Web Feeds, Blogs & Search Engines

Blogs are increasingly popular, and can have a dramatic effect on search engine positioning. How can you best take advantage of this new search marketing channel?

A special report from the Search Engine Strategies conference, August 2-5, 2004, San Jose, CA.

This session explored how search engines are dealing with blogs and Web feed (RSS/Atom) content, and how providing such syndicated content can drive new search-related traffic.

A longer version of this story for Search Engine Watch members offers additional tips and strategies for using blogs as part of a search marketing campaign.Click here to learn more about becoming a member.

Blogs and RSS feeds

One of the most exciting aspects of blogging systems is that they have made it possible for many people to easily publish content to the Web without knowing HTML or web design.

“With blogs and RSS feeds, content is updated in real time,” said Jeremy Zawodny of Yahoo “And people who want to get the updated information can get them. It is changing the way that people get their information from search engines; it is aggregating information. Since feeds are machine readable, there is no guessing game with constructing pages. The machine-readable nature makes this very precise and easy to work with. The technical challenge involved in getting into the RSS feed wasn’t anywhere near the challenge that HTML was, and still is in many respects.”

Not surprisingly, it is the abundance of this seemingly “trivial” information that makes blogs so compelling. Blogs have become increasingly popular to audiences because they offer a variety of new information sources on a multitude of very specific topics. “There are 4.1 million different blogs. That number is expected to grow to 10.3 million by the end of this year,” said Amanda Watlington of Searching for Profit. The majority of blog readers are 25-50 years old, and they visit blogs because they provide news that isn’t readily available elsewhere.

In many other mediums, overly apparent writer’s biases are seen as a negative, but they tend to a drawing point with blogs. The great diversity of the blogging community is its biggest strength.

“Consumers are interested in tons of data, but they don’t want to constantly have to go back to each one and see if they’ve been updated,” said Mark Fletcher, CEO of Bloglines. “The focus is to make it as easy to use and as fully integrated as possible.”

Many blogs also feature a talk back feature that allows visitors to add their own comments to the blog posts. Being able to lend their own opinions to the general discussion tends to increase the visitor’s feeling of community and loyalty to the blog site.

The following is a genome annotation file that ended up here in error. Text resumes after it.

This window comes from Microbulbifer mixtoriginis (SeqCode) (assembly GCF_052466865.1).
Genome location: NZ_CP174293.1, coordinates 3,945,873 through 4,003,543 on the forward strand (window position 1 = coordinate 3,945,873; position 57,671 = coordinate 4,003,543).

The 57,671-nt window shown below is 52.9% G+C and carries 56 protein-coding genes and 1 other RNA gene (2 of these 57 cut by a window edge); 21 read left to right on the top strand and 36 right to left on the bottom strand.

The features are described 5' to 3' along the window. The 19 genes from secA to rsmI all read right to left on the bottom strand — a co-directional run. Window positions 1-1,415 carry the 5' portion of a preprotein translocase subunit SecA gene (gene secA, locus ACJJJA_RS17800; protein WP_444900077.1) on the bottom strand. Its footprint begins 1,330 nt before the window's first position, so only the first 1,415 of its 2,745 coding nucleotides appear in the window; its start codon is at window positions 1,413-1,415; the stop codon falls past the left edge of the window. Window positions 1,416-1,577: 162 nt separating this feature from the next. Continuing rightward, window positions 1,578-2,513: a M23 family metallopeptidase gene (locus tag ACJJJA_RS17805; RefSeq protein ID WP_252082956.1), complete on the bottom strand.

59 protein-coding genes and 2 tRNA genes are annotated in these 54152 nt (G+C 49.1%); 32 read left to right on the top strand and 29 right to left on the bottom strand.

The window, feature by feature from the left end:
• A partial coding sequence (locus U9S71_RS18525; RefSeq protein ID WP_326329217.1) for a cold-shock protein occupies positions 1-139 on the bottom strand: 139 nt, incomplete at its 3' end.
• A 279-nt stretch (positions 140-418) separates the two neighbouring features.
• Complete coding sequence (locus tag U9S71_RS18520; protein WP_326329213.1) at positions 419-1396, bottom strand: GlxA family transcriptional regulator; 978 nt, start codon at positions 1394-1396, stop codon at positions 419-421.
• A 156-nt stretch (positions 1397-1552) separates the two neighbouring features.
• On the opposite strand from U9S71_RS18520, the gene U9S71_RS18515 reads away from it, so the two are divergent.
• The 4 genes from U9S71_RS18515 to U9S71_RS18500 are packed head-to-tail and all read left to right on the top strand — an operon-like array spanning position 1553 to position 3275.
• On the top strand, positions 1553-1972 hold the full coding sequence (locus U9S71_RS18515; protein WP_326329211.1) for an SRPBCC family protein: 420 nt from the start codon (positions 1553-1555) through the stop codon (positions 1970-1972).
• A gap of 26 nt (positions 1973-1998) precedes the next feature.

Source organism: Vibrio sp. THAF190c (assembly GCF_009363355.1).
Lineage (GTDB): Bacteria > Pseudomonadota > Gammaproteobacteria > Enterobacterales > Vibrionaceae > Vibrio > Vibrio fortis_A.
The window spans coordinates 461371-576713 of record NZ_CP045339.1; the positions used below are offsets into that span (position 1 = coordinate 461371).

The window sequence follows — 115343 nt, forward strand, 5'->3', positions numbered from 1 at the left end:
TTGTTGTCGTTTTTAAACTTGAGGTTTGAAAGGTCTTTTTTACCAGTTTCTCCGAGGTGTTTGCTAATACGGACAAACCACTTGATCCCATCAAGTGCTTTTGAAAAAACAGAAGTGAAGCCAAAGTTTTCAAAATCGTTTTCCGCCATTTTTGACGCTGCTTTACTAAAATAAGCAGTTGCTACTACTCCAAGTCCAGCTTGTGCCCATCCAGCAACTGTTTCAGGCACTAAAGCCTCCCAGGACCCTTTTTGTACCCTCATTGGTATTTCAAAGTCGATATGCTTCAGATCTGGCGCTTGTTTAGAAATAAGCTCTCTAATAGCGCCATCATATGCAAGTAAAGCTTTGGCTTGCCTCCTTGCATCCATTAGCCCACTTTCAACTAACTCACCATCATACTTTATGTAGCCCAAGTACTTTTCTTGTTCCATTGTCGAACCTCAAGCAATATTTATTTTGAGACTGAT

Simple Syndication of blogs has shifted the choice of visible content over to site visitors. By using RSS feeds, blogs give visitors the ability to use blog aggregators such as Topix.net, Bloglines, Yahoo’s blog aggregator or a desktop tool such as FeedDemon to view regular updates of their favorite blogs.

“From the search point of view, you can go to Yahoo and type your search term and find the results there,” said Zawodny. “The site represented by those results has an RSS feed which you can subscribe to and read on an ongoing basis. So you’re getting a real-time preview of what the information will look like on MyYahoo. It’s a very easy process and you don’t have to look for it again. You simply subscribe to MyYahoo and you can read the stories.”

By removing the need to visit a specific web site regularly, blogs have increased their traffic. Most importantly, unlike email newsletters, the power to subscribe and unsubscribe lies solely with the visitor, rather than a service that may–or may not–unsubscribe you from an email subscription when you request it.

Many online services including Blogger, Bloglines, TypePad, Radio Userland and LiveJournal allow people to create their own content from easily understood content management systems. For the more technically minded who want the blog directly integrated into their site, a multitude of other options exist including coding the blog system from scratch.

Blogs and search engine marketers

The inherent search engine friendly nature of blogs is what gets the attention of search engine marketers. Since blogs are so easy to publish, they tend to contain lots of fresh, keyword rich text. Since many blogs are rendered as static HTML pages in very standards compliant designs, all of this information is readily available to the search engine spiders.

Why should search engine marketers care about blogs? “Because they have a different relationship between the user and the content,” said Watlington. “If you think about pages sitting in an index, you are waiting for the search engine to come and query your data. On the other hand, because of the feed’s relationship, the user is right there getting the data almost as fast as you create it.”

“It is an active relationship (blog) vs. a passive relationship,” she continued. “Blogs provide faster access (to data) to an informed and interested audience.”

Related articles:

RSS: Your Gateway to News & Blog Content

Loving Each Other More: Search Engines and Blogs

Mike Rende is the Director of Information Systems at Grantastic Designs, a full-service search engine marketing, web and graphic design firm.

A longer version of this story for Search Engine Watch members offers additional tips and strategies for using blogs as part of a search marketing campaign.Click here to learn more about becoming a member.

Want to discuss or comment on this story? Join the Search Marketing and Blogs discussion in the Search Engine Watch forums.

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